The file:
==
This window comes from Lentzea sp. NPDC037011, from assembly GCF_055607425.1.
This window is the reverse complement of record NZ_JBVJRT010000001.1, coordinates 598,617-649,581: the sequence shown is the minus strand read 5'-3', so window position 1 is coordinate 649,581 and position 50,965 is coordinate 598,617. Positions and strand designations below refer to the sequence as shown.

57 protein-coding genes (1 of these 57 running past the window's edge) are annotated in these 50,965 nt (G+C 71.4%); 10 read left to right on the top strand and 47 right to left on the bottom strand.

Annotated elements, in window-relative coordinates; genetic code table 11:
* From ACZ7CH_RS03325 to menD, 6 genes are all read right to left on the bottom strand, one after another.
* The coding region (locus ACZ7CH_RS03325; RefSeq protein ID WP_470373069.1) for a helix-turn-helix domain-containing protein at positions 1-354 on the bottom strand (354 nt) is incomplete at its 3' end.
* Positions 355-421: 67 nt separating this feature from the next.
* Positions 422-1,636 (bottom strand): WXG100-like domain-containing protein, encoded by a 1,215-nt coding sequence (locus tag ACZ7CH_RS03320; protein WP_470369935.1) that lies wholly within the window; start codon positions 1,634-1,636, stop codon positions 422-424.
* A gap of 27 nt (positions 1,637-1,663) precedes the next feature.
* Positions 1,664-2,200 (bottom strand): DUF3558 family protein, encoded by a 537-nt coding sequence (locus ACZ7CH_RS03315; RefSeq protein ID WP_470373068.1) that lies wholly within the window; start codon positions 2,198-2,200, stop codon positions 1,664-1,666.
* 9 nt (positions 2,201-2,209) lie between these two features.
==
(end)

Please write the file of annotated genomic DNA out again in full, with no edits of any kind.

This window comes from Lentzea sp. NPDC037011, from assembly GCF_055607425.1.
This window is the reverse complement of record NZ_JBVJRT010000001.1, coordinates 598,617-649,581: the sequence shown is the minus strand read 5'-3', so window position 1 is coordinate 649,581 and position 50,965 is coordinate 598,617. Positions and strand designations below refer to the sequence as shown.

57 protein-coding genes (1 of these 57 running past the window's edge) are annotated in these 50,965 nt (G+C 71.4%); 10 read left to right on the top strand and 47 right to left on the bottom strand.

Annotated elements, in window-relative coordinates; genetic code table 11:
* From ACZ7CH_RS03325 to menD, 6 genes are all read right to left on the bottom strand, one after another.
* The coding region (locus ACZ7CH_RS03325; RefSeq protein ID WP_470373069.1) for a helix-turn-helix domain-containing protein at positions 1-354 on the bottom strand (354 nt) is incomplete at its 3' end.
* Positions 355-421: 67 nt separating this feature from the next.
* Positions 422-1,636 (bottom strand): WXG100-like domain-containing protein, encoded by a 1,215-nt coding sequence (locus tag ACZ7CH_RS03320; protein WP_470369935.1) that lies wholly within the window; start codon positions 1,634-1,636, stop codon positions 422-424.
* A gap of 27 nt (positions 1,637-1,663) precedes the next feature.
* Positions 1,664-2,200 (bottom strand): DUF3558 family protein, encoded by a 537-nt coding sequence (locus ACZ7CH_RS03315; RefSeq protein ID WP_470373068.1) that lies wholly within the window; start codon positions 2,198-2,200, stop codon positions 1,664-1,666.
* 9 nt (positions 2,201-2,209) lie between these two features.